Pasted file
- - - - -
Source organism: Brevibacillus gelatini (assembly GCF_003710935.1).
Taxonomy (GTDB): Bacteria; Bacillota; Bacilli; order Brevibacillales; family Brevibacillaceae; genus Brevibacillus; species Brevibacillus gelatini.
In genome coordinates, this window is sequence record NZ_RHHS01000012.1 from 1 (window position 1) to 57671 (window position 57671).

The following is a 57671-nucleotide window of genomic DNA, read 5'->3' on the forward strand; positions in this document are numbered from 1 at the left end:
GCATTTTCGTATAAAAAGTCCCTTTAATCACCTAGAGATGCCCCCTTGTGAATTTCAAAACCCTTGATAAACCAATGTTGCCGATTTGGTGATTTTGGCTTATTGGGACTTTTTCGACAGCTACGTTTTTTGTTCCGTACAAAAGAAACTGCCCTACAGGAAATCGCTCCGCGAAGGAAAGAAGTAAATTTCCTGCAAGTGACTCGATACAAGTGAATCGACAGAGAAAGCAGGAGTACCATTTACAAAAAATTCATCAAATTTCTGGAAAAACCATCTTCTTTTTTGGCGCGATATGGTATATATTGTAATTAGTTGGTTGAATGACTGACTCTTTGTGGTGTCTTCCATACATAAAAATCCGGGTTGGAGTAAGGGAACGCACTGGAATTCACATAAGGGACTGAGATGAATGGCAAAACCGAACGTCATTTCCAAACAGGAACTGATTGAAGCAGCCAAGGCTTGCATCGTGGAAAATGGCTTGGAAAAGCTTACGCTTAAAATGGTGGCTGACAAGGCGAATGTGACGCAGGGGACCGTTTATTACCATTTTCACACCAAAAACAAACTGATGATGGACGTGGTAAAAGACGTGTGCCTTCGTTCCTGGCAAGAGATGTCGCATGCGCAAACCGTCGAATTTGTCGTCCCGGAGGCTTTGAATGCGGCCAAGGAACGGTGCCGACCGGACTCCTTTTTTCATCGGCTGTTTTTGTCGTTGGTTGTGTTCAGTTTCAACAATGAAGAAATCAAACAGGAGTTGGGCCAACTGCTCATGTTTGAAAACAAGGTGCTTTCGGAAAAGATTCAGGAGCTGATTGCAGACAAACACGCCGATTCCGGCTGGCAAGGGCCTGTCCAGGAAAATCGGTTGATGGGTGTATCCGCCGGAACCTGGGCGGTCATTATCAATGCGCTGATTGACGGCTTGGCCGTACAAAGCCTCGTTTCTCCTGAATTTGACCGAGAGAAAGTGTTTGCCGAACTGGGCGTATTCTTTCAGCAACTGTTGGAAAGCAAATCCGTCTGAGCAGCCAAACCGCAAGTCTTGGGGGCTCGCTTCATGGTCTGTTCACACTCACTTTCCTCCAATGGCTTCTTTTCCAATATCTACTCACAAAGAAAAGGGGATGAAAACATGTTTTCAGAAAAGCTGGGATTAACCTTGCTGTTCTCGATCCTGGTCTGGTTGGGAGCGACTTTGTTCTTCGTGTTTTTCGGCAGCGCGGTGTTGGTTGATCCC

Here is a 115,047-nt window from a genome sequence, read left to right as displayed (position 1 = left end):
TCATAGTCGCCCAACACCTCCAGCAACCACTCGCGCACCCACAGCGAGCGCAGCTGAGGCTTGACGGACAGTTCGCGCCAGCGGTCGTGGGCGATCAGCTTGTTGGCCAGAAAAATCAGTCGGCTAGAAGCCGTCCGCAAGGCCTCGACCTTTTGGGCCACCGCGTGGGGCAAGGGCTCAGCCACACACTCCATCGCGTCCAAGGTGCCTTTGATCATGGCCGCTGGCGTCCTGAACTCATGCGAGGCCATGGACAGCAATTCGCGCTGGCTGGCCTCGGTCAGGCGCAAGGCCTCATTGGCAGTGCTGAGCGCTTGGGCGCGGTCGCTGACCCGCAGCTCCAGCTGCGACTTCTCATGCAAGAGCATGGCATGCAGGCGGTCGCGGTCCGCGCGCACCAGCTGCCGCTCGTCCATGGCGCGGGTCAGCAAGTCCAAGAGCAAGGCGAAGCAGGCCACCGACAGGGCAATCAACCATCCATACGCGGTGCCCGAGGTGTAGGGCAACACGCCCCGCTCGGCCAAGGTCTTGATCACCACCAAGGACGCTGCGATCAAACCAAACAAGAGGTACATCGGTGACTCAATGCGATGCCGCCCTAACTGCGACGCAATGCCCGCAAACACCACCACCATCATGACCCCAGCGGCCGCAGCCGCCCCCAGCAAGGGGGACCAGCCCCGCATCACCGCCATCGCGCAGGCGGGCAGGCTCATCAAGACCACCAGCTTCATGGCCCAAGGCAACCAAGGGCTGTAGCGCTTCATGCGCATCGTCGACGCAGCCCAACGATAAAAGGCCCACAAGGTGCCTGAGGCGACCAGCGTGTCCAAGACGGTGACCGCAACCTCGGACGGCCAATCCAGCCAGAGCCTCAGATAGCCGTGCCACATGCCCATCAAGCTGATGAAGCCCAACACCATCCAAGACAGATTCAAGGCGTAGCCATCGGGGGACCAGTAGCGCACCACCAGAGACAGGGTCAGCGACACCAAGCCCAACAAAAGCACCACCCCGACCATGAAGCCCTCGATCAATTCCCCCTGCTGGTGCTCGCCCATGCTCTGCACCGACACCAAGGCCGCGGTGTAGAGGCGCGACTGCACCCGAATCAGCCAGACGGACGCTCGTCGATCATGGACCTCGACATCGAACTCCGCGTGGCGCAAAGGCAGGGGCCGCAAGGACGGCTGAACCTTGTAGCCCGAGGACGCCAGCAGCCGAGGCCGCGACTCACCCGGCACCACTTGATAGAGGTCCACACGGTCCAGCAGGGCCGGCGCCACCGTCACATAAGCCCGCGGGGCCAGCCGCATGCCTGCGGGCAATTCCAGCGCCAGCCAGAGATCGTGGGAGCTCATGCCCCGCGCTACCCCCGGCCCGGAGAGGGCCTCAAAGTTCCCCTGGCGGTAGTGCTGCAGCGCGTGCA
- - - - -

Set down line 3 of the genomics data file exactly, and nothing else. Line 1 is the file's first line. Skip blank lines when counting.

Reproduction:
In genome coordinates, this window is sequence record NZ_RHHS01000012.1 from 1 (window position 1) to 57671 (window position 57671).